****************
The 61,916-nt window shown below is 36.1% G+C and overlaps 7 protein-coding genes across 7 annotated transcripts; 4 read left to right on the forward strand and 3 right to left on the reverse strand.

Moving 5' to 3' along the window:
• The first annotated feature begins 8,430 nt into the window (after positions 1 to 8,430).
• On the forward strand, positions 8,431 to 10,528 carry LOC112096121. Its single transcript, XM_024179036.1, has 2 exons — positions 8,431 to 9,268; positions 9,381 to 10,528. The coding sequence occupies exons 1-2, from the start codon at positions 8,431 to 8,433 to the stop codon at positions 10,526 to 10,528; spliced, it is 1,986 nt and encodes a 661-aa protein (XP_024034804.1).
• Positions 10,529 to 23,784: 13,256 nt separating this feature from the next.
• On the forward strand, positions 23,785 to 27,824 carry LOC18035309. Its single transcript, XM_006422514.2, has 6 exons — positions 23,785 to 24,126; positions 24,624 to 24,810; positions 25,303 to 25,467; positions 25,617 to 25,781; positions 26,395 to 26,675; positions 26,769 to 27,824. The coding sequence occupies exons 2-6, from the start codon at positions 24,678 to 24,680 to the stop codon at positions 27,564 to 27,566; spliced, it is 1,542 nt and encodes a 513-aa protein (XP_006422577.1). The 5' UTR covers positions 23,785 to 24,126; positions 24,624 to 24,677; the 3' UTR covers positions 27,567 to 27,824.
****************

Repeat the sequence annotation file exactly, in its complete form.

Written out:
The 61,916-nt window shown below is 36.1% G+C and overlaps 7 protein-coding genes across 7 annotated transcripts; 4 read left to right on the forward strand and 3 right to left on the reverse strand.

Moving 5' to 3' along the window:
• The first annotated feature begins 8,430 nt into the window (after positions 1 to 8,430).
• On the forward strand, positions 8,431 to 10,528 carry LOC112096121. Its single transcript, XM_024179036.1, has 2 exons — positions 8,431 to 9,268; positions 9,381 to 10,528. The coding sequence occupies exons 1-2, from the start codon at positions 8,431 to 8,433 to the stop codon at positions 10,526 to 10,528; spliced, it is 1,986 nt and encodes a 661-aa protein (XP_024034804.1).
• Positions 10,529 to 23,784: 13,256 nt separating this feature from the next.
• On the forward strand, positions 23,785 to 27,824 carry LOC18035309. Its single transcript, XM_006422514.2, has 6 exons — positions 23,785 to 24,126; positions 24,624 to 24,810; positions 25,303 to 25,467; positions 25,617 to 25,781; positions 26,395 to 26,675; positions 26,769 to 27,824. The coding sequence occupies exons 2-6, from the start codon at positions 24,678 to 24,680 to the stop codon at positions 27,564 to 27,566; spliced, it is 1,542 nt and encodes a 513-aa protein (XP_006422577.1). The 5' UTR covers positions 23,785 to 24,126; positions 24,624 to 24,677; the 3' UTR covers positions 27,567 to 27,824.